Moving expenses are not tax deductible. But if your employer contributes towards your relocation costs, you may not have to pay tax on them. This is called a relocation allowance.
Here's a look at how it works and what conditions you need to meet to benefit from it.
You won't pay tax on moving expenses if you meet all four of the following conditions:
The HMRC considers you to have relocated if you've changed your main residence. This is the place where you and your family spend the majority of your time on a permanent basis.That said, you don't have to sell your old home (or end your lease) to qualify.
You stay in your new home during the week and return to your old residence most weekends. Your family don't move with you.In this case, HMRC will probably consider you to have NOT changed your main residence. Which means you won't qualify for a relocation allowance.
You move into your new home together with your family and spend most of your time there. You also keep your old home and go back to it periodically, for example for a weekend break.HMRC will probably consider you to have changed your main residence, and you'll qualify for a relocation allowance. This means you can deduct moving expenses from your tax bill.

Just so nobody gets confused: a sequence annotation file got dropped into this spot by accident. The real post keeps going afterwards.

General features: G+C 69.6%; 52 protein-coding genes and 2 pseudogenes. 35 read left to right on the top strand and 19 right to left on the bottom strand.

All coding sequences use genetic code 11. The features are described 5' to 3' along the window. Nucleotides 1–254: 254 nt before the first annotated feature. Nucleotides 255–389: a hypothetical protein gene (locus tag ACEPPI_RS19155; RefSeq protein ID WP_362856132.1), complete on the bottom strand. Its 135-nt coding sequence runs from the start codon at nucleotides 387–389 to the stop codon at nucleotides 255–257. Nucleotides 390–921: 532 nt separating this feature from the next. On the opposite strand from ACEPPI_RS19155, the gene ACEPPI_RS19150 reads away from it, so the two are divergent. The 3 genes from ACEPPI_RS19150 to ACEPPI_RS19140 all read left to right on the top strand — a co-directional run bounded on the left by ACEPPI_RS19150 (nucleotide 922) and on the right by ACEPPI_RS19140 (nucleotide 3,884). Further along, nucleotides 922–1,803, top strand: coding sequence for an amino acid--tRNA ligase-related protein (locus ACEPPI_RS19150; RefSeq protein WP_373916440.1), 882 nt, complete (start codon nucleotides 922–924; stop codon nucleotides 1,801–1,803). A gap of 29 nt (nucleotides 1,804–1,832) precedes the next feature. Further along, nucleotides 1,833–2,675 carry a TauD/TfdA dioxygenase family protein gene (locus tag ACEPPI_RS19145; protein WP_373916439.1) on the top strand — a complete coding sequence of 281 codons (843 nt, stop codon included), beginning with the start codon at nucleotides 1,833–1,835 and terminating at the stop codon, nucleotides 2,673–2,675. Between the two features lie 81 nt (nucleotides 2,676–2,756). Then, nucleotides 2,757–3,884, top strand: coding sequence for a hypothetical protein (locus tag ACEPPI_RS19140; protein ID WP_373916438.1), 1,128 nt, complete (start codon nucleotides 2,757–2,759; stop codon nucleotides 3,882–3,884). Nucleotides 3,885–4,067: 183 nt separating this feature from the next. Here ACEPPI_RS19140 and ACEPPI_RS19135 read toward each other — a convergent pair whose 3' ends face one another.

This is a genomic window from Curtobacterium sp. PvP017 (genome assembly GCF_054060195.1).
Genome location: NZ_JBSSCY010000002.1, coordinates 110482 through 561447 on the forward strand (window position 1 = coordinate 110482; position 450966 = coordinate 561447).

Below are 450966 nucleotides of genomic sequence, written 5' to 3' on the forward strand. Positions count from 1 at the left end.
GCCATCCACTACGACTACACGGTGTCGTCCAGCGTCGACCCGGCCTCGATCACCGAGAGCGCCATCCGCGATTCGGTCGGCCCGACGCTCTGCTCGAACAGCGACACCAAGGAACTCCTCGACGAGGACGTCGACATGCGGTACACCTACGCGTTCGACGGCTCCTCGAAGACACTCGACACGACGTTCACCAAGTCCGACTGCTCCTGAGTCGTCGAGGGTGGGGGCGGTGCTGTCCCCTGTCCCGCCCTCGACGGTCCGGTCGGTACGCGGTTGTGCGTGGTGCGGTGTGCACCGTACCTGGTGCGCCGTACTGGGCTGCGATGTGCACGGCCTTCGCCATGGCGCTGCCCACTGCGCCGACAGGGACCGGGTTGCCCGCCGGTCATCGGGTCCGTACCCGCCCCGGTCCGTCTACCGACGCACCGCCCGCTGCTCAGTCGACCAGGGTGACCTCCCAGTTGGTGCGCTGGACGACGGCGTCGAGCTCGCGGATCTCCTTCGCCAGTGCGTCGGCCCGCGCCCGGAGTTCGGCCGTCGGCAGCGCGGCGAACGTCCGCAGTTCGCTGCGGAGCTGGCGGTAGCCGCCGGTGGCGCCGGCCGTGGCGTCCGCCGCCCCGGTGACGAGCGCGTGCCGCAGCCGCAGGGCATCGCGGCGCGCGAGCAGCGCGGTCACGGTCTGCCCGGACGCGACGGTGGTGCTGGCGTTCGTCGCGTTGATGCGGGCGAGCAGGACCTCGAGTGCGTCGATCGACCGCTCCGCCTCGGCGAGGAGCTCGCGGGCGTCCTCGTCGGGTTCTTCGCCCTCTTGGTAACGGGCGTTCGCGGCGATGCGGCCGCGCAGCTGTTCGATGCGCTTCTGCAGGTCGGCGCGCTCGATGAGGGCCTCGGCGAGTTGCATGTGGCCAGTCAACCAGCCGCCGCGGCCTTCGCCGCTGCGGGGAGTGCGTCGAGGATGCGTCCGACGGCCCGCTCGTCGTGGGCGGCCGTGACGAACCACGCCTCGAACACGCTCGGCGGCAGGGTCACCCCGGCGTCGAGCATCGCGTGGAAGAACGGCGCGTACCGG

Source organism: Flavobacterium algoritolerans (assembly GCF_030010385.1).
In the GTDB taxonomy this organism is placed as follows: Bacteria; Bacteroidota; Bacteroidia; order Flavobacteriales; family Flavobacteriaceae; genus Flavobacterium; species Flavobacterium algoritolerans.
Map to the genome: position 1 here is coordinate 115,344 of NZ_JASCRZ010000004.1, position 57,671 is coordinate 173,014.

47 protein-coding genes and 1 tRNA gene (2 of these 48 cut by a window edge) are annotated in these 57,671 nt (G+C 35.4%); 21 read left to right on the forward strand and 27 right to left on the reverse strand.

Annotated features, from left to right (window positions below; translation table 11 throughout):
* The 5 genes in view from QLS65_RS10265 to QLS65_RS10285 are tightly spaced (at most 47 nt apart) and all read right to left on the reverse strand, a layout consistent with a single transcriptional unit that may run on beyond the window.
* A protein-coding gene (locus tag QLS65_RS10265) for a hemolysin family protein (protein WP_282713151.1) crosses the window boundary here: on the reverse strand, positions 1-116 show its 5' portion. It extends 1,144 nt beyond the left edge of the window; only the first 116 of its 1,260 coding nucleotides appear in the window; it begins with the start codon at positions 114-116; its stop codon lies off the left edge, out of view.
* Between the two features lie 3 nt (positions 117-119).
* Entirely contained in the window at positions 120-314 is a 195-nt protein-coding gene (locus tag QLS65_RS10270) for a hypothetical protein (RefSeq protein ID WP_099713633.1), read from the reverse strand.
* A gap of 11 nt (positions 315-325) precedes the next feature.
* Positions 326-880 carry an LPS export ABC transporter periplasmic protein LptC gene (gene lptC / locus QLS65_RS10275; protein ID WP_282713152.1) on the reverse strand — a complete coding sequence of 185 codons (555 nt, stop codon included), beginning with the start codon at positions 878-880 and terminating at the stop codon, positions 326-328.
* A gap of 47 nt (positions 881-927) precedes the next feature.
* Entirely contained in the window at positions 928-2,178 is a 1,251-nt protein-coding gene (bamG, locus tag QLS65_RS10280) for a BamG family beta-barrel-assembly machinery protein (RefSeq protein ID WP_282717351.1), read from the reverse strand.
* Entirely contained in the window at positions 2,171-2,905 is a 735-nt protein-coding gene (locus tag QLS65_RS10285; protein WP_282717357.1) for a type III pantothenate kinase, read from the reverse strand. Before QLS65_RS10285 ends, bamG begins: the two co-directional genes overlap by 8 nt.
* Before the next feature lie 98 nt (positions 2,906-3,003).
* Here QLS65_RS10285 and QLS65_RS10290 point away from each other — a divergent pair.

The law doesn't specify what is reasonable. HMRC determines this on a case-by-case basis based on:
You can claim moving expenses up to £8,000.It's also important to understand that the relocation allowance is a tax exemption, not a tax deduction. This means it only applies to what your employer actually contributes. So, if your employer pays £4,000, only that amount will be tax-free. You cannot claim the remaining £4,000 on your tax return.HMRC has detailed guidance on which expenses you can or cannot claim.
Unfortunately, not all your moving expenses are tax free. The following don't count towards the relocation allowance:
Relocating for work can be equal parts exciting, stressful and expensive.Luckily, the relocation allowance allows you to cut at least some of your moving expenses from your tax bill. Which means you can worry less about money and enjoy more of the excitement.